Reference: English Church Buildings, herewith a Link to The British Library's Digitised Manuscripts, which has an 11th-Century Manuscript showing a Grant of King Æthelstan of England (Reigned 924 A.D. – 939 A.D.) to The Minster of Saints Mary and Peter, Exeter.
In addition, herewith a Link to Kent Online Newspaper, which recently carried an Article on Saint John Henry Cardinal Newman, who was Parish Priest at Ulcombe, near Maidstone, Kent, in 1826 -1827.
I have previously asked Reverend Fr. Finigan to Forward the latter Article to you by
E-Mail, as I do not have your E-Mail address.
My impression has always been that Miss Edgeworth was an 'Anglo-Irish' Anglican, a member of the "United Church of England and Ireland".
Have I go this wrong??
Father: you haven't got it wrong. She was of that background, born in Oxfordshire and only coming to Ireland later. The Abbé who accompanied Louis XVI was born Anglican but converted. Given that she was born in England, in an obviously Anglican family, her name "Maria" would perhaps seem strange but, in a classically suffused society, maybe not? Did it perhaps seem exotic, or even daring, to her contemporaries? Who knows.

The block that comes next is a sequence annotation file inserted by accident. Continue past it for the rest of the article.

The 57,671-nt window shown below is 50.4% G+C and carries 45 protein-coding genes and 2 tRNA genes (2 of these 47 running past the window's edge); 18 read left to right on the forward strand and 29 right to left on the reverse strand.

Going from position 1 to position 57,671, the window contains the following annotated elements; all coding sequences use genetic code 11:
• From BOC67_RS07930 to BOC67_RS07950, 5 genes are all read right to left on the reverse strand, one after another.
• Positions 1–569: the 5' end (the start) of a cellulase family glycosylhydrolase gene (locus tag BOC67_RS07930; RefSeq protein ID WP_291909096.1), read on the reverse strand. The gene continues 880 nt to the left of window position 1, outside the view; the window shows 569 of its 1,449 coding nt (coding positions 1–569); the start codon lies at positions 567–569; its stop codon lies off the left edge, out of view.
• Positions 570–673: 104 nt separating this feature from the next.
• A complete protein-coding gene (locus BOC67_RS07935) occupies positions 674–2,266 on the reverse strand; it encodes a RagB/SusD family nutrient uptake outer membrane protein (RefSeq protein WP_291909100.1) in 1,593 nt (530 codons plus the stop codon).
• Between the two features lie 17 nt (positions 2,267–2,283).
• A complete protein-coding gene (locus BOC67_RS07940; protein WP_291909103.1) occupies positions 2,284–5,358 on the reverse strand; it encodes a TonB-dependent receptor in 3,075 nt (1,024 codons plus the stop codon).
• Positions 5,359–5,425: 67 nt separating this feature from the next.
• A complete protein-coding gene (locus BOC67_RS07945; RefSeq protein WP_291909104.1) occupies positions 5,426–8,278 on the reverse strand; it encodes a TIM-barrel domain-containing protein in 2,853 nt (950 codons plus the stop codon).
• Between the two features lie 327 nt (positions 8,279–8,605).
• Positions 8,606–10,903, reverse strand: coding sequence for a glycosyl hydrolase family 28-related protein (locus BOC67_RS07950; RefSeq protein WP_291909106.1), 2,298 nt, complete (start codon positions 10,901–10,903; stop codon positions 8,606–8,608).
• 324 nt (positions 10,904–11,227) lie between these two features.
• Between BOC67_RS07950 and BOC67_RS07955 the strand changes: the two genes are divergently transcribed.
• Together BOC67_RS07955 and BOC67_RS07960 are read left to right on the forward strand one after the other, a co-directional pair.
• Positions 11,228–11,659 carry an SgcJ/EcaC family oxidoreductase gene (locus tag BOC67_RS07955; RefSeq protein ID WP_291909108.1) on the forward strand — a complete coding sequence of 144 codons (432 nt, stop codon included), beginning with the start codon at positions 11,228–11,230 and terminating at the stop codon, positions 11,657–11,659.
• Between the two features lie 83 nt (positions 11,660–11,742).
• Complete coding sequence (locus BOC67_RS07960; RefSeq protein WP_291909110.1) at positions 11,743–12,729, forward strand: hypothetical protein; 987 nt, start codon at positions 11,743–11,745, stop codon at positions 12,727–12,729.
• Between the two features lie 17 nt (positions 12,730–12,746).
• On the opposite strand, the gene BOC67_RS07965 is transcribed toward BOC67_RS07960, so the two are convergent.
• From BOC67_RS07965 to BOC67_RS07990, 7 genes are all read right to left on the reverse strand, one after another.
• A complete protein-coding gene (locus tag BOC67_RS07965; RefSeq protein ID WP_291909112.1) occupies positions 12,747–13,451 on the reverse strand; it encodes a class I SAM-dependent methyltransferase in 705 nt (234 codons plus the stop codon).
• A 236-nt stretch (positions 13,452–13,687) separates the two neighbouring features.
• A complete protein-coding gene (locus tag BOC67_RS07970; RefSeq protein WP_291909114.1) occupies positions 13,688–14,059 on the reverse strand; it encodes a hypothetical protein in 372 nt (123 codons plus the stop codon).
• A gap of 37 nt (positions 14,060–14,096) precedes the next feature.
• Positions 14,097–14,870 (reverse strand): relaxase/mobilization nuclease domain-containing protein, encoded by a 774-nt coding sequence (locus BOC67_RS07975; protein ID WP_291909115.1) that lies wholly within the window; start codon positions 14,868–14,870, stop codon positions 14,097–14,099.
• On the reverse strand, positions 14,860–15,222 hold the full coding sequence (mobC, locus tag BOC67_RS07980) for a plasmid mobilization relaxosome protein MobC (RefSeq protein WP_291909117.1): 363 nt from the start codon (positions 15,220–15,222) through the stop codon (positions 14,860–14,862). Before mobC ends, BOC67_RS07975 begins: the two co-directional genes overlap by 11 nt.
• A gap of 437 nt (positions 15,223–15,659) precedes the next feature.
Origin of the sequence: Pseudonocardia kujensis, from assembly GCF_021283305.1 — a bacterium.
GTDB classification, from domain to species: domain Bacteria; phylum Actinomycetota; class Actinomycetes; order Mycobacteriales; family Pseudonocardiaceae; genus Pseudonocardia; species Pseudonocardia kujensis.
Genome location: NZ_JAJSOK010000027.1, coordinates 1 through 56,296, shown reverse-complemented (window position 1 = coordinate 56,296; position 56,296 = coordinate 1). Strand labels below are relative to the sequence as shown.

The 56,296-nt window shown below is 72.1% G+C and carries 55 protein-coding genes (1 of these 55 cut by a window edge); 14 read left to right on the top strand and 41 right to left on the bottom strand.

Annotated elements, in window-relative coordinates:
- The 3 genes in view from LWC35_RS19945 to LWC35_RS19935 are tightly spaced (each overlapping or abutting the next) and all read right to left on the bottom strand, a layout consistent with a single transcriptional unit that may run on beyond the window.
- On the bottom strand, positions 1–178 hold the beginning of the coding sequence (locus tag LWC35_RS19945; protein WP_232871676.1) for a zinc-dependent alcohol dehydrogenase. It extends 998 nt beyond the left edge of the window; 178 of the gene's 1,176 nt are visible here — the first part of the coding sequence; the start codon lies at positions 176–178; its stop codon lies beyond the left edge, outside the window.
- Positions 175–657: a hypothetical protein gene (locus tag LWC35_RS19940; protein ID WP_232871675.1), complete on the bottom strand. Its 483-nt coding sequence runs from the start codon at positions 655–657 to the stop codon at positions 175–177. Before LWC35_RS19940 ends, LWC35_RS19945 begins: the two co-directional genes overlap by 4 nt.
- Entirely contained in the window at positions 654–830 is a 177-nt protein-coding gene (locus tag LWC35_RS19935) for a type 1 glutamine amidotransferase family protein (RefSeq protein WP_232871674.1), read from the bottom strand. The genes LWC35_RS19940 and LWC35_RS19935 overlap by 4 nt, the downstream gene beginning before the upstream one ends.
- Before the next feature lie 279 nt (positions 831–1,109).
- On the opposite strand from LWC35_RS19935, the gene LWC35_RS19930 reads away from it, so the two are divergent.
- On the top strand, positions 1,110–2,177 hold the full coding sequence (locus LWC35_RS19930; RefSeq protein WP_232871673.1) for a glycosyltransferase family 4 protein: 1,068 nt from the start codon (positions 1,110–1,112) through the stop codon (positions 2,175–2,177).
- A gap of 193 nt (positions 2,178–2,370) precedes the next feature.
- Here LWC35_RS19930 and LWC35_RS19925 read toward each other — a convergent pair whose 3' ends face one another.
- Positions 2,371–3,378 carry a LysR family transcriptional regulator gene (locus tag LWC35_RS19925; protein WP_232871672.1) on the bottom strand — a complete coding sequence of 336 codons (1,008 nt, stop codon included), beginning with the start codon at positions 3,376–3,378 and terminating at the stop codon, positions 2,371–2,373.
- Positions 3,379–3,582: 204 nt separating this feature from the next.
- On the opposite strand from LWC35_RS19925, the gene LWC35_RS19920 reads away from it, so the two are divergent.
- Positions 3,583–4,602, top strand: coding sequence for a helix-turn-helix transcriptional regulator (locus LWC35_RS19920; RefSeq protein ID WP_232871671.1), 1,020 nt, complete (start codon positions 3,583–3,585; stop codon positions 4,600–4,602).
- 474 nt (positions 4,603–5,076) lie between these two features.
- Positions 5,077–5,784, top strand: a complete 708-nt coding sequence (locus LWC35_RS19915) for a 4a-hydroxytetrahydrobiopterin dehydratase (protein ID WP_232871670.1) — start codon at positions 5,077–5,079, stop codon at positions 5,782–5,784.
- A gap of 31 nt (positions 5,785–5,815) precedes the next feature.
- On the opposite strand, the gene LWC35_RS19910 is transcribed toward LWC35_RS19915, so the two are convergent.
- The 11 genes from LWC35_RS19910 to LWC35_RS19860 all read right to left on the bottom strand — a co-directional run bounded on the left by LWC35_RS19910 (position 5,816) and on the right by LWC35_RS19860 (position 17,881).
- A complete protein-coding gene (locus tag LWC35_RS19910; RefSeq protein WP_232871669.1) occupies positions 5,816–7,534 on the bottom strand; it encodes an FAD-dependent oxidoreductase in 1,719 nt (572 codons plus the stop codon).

There's a lovely vignette about her and her father surveying the slaughter after the "battle" of Ballinamuck in Longford, the last gasp of the 1798 "invasion" by revolutionary General Humbert, in Thomas Flanagan's book "The Year of the French". Her father, an Anglo-Irish landlord, driving out in his carriage with Maria to see the aftermath, accuses a Scottish officer of being a "highland savage" (given the slaughter by his kilted regiment of the surrendering peasantry). He responds along the lines of: "I am no highlander but a son of the manse".